FEMA Needs Your Current Contact Information

Release Date Release Number
DR-4635-WA NR-014
Release Date:
January 28, 2022

LACEY, Wash. – After you apply for federal disaster assistance, it is important to make sure FEMA has your current contact information. Be aware that phone calls from FEMA may appear to come from unidentified numbers.

FEMA may need to call some applicants in Clallam, Skagit and Whatcom counties, including the Lummi Nation, Nooksack Indian Tribe, the Quileute Nation and other tribes in the three counties, to conduct a home inspection. The inspection is needed to allow FEMA to continue processing their applications for assistance after the November flooding and mudslides. FEMA also may contact survivors to obtain more information for their application.

When calling applicants, FEMA specialists will have the applicant’s FEMA registration number, telephone number and address of the damaged property. They will not ask for money; there is no charge to apply for FEMA assistance. If you are suspicious about a caller, call the FEMA Helpline at 800-621-3362 to verify that FEMA is trying to reach you.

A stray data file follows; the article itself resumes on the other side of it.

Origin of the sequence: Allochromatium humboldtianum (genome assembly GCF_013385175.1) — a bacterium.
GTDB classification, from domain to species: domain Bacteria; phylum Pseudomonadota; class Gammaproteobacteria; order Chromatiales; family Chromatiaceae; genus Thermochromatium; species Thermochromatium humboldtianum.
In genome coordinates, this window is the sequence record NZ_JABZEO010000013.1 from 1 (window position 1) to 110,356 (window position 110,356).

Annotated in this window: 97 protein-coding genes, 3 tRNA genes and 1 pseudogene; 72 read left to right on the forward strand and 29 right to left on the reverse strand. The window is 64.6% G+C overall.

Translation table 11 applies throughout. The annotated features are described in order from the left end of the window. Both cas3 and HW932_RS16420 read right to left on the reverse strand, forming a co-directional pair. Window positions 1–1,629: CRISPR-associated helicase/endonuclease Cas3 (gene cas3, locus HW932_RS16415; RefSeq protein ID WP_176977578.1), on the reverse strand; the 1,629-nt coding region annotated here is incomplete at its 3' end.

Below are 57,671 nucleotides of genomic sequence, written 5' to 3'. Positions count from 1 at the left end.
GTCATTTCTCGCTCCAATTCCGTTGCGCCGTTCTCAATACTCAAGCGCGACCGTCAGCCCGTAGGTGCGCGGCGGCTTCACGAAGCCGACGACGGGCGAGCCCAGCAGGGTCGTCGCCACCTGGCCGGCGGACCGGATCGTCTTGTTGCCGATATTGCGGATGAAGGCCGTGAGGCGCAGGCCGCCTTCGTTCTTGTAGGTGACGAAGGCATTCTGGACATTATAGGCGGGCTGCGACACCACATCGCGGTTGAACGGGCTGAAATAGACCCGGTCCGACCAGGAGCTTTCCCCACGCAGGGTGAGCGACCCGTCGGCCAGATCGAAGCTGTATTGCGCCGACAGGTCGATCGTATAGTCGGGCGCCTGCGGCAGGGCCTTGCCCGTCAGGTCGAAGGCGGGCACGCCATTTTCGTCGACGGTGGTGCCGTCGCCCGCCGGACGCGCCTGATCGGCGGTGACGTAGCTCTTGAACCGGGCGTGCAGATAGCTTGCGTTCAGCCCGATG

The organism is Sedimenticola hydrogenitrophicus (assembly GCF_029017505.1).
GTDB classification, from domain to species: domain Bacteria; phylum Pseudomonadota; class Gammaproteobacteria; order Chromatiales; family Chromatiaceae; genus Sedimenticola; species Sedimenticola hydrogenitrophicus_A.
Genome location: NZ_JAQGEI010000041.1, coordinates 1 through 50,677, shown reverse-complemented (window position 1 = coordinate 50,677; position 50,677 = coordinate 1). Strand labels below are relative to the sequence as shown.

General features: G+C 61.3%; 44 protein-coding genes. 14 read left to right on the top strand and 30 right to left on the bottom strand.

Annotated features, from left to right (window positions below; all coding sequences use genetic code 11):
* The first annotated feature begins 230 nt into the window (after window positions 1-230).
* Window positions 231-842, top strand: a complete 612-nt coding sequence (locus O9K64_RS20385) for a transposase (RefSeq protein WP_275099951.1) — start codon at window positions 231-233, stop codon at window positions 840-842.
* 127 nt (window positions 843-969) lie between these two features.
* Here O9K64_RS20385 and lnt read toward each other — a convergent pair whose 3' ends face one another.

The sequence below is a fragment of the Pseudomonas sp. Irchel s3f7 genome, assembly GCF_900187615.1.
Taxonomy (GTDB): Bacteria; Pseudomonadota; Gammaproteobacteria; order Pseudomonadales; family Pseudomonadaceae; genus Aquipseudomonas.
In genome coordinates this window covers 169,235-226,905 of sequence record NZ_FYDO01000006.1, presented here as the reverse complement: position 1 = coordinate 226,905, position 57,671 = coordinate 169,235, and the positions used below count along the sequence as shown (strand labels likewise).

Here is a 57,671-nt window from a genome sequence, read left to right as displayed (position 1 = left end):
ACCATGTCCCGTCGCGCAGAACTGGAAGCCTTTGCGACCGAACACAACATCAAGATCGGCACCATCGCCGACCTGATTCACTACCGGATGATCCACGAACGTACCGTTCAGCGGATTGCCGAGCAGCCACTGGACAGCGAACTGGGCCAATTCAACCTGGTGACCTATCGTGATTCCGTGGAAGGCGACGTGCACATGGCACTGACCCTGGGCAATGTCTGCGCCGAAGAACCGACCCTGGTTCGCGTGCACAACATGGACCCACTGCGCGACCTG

If there are changes in your phone number, current address, banking or insurance information, you should let FEMA know or you may miss important telephone calls or correspondence.

You can update your information online at disasterassistance.gov, by calling 800-621-3362 or by using the FEMA mobile app. If you use a relay service, such as video relay (VRS), captioned telephone or other service, give FEMA the number for that service.

The deadline to apply for FEMA assistance is March 7, 2022.

For more information about Washington flood recovery, visit fema.gov/disaster/4635. Follow the FEMA Region 10 Twitter account at twitter.com/femaregion10.


FEMA’s mission is helping people before, during, and after disasters.      

The Washington State Military Department’s Emergency Management Division leads and coordinates mitigation, preparedness, response and recovery in the state to minimize the impact of disasters and emergencies on the people, property, environment and economy

Last updated January 28, 2022